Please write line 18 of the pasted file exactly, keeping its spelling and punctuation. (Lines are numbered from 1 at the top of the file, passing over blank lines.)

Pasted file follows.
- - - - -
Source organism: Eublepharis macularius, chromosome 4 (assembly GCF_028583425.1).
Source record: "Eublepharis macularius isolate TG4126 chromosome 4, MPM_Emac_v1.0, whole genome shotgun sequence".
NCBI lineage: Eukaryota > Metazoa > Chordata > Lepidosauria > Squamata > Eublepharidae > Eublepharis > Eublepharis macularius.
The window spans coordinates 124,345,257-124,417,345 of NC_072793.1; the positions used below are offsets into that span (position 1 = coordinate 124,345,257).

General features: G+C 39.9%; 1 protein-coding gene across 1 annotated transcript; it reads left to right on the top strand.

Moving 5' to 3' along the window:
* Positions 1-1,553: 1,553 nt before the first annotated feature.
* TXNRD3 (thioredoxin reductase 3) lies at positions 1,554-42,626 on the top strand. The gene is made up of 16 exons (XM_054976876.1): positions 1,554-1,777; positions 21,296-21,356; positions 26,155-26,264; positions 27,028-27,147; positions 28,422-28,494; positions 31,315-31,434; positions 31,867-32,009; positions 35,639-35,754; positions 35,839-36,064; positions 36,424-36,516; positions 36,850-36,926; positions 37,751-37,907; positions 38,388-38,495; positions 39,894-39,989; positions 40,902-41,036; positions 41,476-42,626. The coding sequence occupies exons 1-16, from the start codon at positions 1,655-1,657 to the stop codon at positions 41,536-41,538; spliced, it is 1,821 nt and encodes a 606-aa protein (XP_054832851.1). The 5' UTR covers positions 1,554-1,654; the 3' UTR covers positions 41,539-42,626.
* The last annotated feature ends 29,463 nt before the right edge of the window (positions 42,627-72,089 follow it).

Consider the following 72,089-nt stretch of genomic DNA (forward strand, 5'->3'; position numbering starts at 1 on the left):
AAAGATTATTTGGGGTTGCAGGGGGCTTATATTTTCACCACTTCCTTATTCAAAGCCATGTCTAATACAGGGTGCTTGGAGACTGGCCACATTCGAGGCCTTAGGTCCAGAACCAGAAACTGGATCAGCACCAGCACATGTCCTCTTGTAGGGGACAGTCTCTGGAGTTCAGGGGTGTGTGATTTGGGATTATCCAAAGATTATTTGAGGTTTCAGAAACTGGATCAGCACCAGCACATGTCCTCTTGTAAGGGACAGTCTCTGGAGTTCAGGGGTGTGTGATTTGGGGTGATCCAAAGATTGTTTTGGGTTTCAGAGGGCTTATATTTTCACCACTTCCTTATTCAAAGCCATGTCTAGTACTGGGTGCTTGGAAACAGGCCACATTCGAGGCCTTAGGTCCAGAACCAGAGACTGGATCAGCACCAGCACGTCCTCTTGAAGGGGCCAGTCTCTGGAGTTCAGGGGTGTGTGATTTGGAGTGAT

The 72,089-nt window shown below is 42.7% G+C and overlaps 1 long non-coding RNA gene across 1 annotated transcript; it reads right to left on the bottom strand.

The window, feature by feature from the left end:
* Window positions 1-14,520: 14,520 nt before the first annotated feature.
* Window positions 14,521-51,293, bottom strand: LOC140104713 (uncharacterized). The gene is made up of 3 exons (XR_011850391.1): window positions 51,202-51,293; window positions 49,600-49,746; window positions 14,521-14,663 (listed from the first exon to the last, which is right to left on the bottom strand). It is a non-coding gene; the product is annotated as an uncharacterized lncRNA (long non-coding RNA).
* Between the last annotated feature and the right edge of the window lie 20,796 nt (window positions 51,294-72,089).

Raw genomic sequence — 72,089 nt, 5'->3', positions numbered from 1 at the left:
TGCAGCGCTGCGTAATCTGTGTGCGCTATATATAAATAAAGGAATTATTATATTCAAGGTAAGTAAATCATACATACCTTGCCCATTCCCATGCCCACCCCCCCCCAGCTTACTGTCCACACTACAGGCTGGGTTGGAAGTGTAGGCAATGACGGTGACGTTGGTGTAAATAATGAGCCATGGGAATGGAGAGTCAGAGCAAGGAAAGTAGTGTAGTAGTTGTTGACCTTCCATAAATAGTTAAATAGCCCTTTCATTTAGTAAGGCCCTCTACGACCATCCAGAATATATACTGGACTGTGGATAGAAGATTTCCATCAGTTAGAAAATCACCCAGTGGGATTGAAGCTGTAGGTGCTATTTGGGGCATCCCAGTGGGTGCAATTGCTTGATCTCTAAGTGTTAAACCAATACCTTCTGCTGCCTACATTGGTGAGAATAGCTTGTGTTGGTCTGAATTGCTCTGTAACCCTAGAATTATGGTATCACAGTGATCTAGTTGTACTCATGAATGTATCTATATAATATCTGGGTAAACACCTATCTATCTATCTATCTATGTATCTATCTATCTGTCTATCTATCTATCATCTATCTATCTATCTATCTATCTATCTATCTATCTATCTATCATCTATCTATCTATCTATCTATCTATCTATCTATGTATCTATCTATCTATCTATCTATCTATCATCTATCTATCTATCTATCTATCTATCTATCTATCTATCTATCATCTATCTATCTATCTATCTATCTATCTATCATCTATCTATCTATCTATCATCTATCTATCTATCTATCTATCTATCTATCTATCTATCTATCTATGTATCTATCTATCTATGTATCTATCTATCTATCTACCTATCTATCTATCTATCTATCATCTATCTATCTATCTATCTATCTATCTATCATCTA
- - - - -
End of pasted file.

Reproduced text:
TGCAGCGCTGCGTAATCTGTGTGCGCTATATATAAATAAAGGAATTATTATATTCAAGGTAAGTAAATCATACATACCTTGCCCATTCCCATGCCCACCCCCCCCCAGCTTACTGTCCACACTACAGGCTGGGTTGGAAGTGTAGGCAATGACGGTGACGTTGGTGTAAATAATGAGCCATGGGAATGGAGAGTCAGAGCAAGGAAAGTAGTGTAGTAGTTGTTGACCTTCCATAAATAGTTAAATAGCCCTTTCATTTAGTAAGGCCCTCTACGACCATCCAGAATATATACTGGACTGTGGATAGAAGATTTCCATCAGTTAGAAAATCACCCAGTGGGATTGAAGCTGTAGGTGCTATTTGGGGCATCCCAGTGGGTGCAATTGCTTGATCTCTAAGTGTTAAACCAATACCTTCTGCTGCCTACATTGGTGAGAATAGCTTGTGTTGGTCTGAATTGCTCTGTAACCCTAGAATTATGGTATCACAGTGATCTAGTTGTACTCATGAATGTATCTATATAATATCTGGGTAAACACCTATCTATCTATCTATCTATGTATCTATCTATCTGTCTATCTATCTATCATCTATCTATCTATCTATCTATCTATCTATCTATCTATCTATCATCTATCTATCTATCTATCTATCTATCTATCTATGTATCTATCTATCTATCTATCTATCTATCATCTATCTATCTATCTATCTATCTATCTATCTATCTATCTATCATCTATCTATCTATCTATCTATCTATCTATCATCTATCTATCTATCTATCATCTATCTATCTATCTATCTATCTATCTATCTATCTATCTATCTATGTATCTATCTATCTATGTATCTATCTATCTATCTACCTATCTATCTATCTATCTATCATCTATCTATCTATCTATCTATCTATCTATCATCTA